It was great to finally present Masterclass 1 to the staff of Springfield Training this week. CEO Noel Johnson saw me speak at a Vistage event a few years ago and on the back of that he booked me for his team in Leeds.
They have grown really quickly over the past few years, demonstrating impressive growth in a difficult market. The feedback was fantastic as were the team and Noel has already booked me for Masterclass 2 and 3 to be delivered monthly at their staff development day.
I also had the pleasure of going back to Barnoldswick to deliver Masterclass 1 to more staff at the Rolls Royce site. The group was brilliant, and the feedback was amazing. They are discussing the potential to run Masterclasses 2 and 3 in the coming months.
I am trying to put my finger on why these are being so well received and I think it’s because these are different to anything else out there. These are a hybrid of a keynote talk and a workshop. They have the inspiration of a keynote talk and the exercises you’d expect in a workshop. This unique blend seems to tick all the boxes.
These Masterclasses are different
People are surprised when they experience one of my Masterclasses because they are inspirational and practical at the same time. They are much more than a workshop. They are fun and interactive and my personal story of overcoming very difficult times seems to give these sessions a unique and authentic feel.
Organisations I am working with tell me that the fact that they are 1-hour in length is really important as they can’t afford to have their staff away from work for long periods of time. Also, the information contained within each one is just enough for them to work on without overload leaving them overwhelmed.
Thank you Steven
Steven Brackfield is a manager at The Salvation Army and he sent me the following article by Chuck Swindoll which contains a great message. Thank you, Steven, for taking the time to send me this. Thank you also for the follow up to this which I will share next week.
“Ehrich Weiss was a remarkable man. By the time of his death, he was famous around the world. Never heard of him, huh?
Maybe this will help. He was born of Hungarian-Jewish parentage at Appleton, Wisconsin, in 1874. He became the highest-paid entertainer of his day. That still doesn’t help much, does it? This will.
When he finally got his act together, Weiss adopted a stage name: Harry Houdini . . . the master showman, a distinguished flyer, a mystifying magician, and—most of all—an unsurpassed escapologist.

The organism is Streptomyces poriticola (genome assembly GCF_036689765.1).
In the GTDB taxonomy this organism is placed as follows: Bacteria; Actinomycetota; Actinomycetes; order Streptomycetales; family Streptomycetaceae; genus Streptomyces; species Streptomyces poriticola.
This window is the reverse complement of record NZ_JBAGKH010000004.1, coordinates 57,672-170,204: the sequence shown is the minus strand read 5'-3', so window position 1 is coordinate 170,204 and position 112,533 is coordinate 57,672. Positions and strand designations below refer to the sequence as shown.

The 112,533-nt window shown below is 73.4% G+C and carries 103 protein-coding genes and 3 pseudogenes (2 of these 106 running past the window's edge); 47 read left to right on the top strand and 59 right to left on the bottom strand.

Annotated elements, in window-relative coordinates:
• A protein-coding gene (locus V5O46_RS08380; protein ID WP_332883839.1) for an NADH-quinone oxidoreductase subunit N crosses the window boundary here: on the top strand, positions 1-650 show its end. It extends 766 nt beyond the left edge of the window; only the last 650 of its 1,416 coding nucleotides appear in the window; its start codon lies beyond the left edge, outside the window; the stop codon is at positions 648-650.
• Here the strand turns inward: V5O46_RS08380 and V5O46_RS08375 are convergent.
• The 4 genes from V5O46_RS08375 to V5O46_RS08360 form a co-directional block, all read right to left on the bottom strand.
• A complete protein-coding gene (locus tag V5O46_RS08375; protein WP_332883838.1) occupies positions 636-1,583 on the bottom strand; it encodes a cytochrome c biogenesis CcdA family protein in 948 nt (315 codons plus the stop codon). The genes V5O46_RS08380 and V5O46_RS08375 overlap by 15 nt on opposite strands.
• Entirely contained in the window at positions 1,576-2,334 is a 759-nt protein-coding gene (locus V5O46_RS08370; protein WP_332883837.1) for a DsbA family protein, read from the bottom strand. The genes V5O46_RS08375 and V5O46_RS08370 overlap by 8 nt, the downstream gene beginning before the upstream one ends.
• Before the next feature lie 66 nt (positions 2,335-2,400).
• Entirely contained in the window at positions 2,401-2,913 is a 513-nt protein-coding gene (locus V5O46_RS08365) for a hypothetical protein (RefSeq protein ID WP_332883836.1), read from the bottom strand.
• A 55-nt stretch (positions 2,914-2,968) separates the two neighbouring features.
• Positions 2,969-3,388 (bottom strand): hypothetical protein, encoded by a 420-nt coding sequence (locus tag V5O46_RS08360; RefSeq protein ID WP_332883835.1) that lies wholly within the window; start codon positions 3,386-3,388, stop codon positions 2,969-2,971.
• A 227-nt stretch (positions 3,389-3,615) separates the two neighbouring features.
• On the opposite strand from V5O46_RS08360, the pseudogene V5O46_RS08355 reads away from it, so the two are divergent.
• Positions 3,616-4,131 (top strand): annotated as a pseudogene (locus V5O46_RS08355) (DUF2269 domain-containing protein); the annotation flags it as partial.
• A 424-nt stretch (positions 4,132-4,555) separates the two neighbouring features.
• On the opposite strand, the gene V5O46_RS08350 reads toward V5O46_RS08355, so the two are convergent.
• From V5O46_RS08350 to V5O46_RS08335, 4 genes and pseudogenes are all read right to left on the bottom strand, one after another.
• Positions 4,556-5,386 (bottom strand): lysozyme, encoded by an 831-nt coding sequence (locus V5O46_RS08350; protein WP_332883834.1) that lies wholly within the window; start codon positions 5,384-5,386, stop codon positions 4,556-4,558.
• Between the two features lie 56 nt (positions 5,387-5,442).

The impossible escape
On March 10, 1904, the London Daily Illustrated Mirror challenged Houdini to escape from a special pair of handcuffs they had prepared. Are you ready? There were six locks on each cuff and nine tumblers on each lock. Seven days later, 4,000 spectators gathered in the London Hippodrome to witness the outcome of the audacious challenge which Houdini had accepted.
At precisely 3:15 p.m., the manacled showman stepped into an empty cabinet which came up to his waist. Kneeling down, he was out of sight for a full twenty minutes. He stood up smiling as the crowd applauded, thinking he was free. But he was not.
He asked for more light. They came on brighter as he knelt down out of sight. Fifteen minutes later he stood to his feet. Applause broke out—again, premature. He was still handcuffed. Said he just needed to flex his knees.
Down into the cabinet again went the magician. Twenty minutes passed slowly for the murmuring crowd before Houdini stood to his feet with a broad smile. Loud applause quickly stopped as the audience saw he was not yet free.
Because the bright lights made the heat so intense, he leaped from the cabinet and twisted his manacled hands in front of him until he could reach a pocket knife in his vest. Opening the knife with his teeth, he held its handle in his mouth and bent forward to such a degree that the tail of his coat fell over his head.
He grasped the coat, pulled it over his head, then proceeded to slash it to ribbons with the knife between his teeth. Throwing aside the strips of his heavy coat, he jumped back into the box as the audience roared its approval and cheered him on.
Down went Houdini, but this time for only ten minutes. With a dramatic flourish, he jumped from the box—wrists free—waving the bulky handcuffs over his head in triumph. Pandemonium exploded in London. Once again, the showman had achieved the incredible—almost the impossible.
Afterwards, Houdini was interviewed. Everyone wanted to know why he had to interrupt the process of his escape as often as he did. With a twinkle in his eyes, the magician freely admitted that he really didn’t have to interrupt the process. He repeatedly explained that his ability to escape was based on knowledge.
“My brain is the key that sets me free!” he often declared. Then why did he keep standing up before he was loose? He confessed it was because he wanted the audience’s applause to keep up his enthusiasm!
Enthusiasm is powerful stuff. And it isn’t important only to magicians and performers but also to ordinary folks like you and me.”
Enthusiasm is key to success in any field. If you don’t have enthusiasm, you won’t get back up when you are knocked down. You won’t try anything new. You won’t achieve your full potential and you won’t enjoy life.
Thoughts for the week
- What is your level of enthusiasm for what you do?
- If your enthusiasm is low, you will achieve less.
- This week observe your level of enthusiasm throughout each day.
- Notice when your enthusiasm is high because that is where you have real interest and engagement.
- There is more on this next week.
Well that’s it for this week have a wonderful weekend and keep believing.